Significance of the Earth and Sky in the Film Yellow Earth

Significance of the Earth and Sky in the Film Yellow Earth

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Significance of the Earth and Sky in the Film Yellow Earth

Yellow Earth is a foreign film that takes place in China. Although the film was made in the 80’s there is a timeless feeling to the movie, as if the events could be happening at any time. The movie follows a soldier, referred to as Brother Gu as he travels China’s poorer regions recording folk songs. During his travels he stays with a family. While witnessing the poverty of their daily lives, Gu begins to speak about the benefits of the army he is with, the Communists, for the commoners. In the movie we see two arranged marriages contrasted against the Communist city where a woman could marry who she wished or join the army. In the end we are lead to believe Cuiquao, the daughter of the family Gu stayed with, has died trying to reach the Communist army who she believes will save her from the marriage she was forced into. We also see Cuiquao’s younger brother Hanhan running to Gu when he returns. Hanhan was in a prayer meeting where all the villagers where praying for water. When we see him running to Gu we get the impression that Gu, or rather the Communists, will save the villagers. These two events affirm that this is a political film trying to portray the Communist party as the savior of the people of China.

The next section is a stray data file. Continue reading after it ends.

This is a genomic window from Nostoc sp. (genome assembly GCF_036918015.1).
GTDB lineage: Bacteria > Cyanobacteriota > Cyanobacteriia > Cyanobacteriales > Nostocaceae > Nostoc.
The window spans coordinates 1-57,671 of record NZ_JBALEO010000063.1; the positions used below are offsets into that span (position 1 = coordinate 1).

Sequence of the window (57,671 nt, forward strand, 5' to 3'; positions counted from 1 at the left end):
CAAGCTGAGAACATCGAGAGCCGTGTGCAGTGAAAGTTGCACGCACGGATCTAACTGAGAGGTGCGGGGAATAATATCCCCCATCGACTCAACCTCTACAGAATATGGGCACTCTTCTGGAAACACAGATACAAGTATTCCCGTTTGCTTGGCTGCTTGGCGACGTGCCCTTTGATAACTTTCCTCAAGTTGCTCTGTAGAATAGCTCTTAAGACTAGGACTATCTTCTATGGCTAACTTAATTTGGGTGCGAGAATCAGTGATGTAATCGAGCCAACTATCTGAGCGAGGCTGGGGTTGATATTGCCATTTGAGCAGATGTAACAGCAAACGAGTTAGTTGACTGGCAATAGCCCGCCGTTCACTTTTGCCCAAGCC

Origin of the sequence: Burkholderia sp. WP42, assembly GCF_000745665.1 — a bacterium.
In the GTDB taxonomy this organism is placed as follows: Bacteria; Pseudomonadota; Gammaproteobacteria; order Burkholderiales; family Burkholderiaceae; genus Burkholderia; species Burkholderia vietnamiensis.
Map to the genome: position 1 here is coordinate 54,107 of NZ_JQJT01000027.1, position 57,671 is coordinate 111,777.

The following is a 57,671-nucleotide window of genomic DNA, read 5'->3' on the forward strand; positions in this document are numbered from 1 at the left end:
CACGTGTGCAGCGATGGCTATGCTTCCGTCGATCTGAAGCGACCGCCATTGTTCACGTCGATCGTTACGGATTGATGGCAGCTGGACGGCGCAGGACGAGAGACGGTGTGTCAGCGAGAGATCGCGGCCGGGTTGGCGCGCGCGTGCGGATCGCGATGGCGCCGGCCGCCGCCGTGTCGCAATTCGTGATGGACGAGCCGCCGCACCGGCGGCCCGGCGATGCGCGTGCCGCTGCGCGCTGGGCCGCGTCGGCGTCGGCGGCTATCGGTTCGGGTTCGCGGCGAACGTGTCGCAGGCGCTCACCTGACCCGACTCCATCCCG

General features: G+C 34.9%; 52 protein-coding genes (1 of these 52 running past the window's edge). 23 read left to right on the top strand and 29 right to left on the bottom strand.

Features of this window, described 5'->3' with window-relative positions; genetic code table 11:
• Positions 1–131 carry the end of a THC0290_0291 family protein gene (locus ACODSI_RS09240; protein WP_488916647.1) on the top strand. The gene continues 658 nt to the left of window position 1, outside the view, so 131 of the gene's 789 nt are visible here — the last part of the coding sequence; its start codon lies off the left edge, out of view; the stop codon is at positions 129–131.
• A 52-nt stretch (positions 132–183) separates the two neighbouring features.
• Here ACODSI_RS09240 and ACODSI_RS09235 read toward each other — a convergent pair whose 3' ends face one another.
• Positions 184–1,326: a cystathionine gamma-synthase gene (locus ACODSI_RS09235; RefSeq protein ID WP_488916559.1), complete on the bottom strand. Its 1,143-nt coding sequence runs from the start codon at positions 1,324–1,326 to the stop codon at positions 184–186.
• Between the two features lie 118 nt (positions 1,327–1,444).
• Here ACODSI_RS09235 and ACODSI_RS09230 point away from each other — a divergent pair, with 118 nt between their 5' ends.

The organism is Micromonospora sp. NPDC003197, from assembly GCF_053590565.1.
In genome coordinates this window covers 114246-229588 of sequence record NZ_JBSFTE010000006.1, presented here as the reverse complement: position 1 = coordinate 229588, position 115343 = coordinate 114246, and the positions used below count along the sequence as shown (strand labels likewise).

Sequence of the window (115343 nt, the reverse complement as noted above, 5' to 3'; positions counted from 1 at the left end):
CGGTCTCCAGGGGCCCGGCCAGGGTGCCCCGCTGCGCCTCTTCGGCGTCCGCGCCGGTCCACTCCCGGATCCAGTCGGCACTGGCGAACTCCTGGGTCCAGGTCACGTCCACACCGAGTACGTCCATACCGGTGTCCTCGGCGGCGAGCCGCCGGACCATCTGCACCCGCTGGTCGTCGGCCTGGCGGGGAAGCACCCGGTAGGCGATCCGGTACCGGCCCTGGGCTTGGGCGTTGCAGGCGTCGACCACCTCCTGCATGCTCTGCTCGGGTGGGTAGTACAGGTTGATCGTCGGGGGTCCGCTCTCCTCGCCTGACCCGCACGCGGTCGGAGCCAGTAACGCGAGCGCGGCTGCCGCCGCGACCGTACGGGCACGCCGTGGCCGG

There is a particularly poignant shot where the Father, Gu, Cuiquao, and Hanhan are eating outside after Gu has helped the Father plowing. During this shot we see the four characters sitting on the ground eating. We then see the Father stand and talk about life and the harvest. While he is talking we see mostly sky in the background, but the sky is all white giving a very closed in impression. The father then sits back down and we then see an aerial shot with them eating and the majority of the frame is taken up by earth. The earth in this frame looks like a mountain or cliff so that it appears that the earth has been cut open and we are seeing a slice of the inside of it. We then see two more frames of the family and Gu eating.

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One is a high-angle shot where the bottom portion of the frame is taken up by earth and the other is a low-angle shot where the top portion of the frame is taken up by the white sky. By using these types of shots we feel like the family is trapped on the dry and barren earth. This is very important to the point of the film. It helps to establish that by themselves the commoners are trapped, yet perhaps with Gu, with the Communists, they can be released from the burden of the earth.

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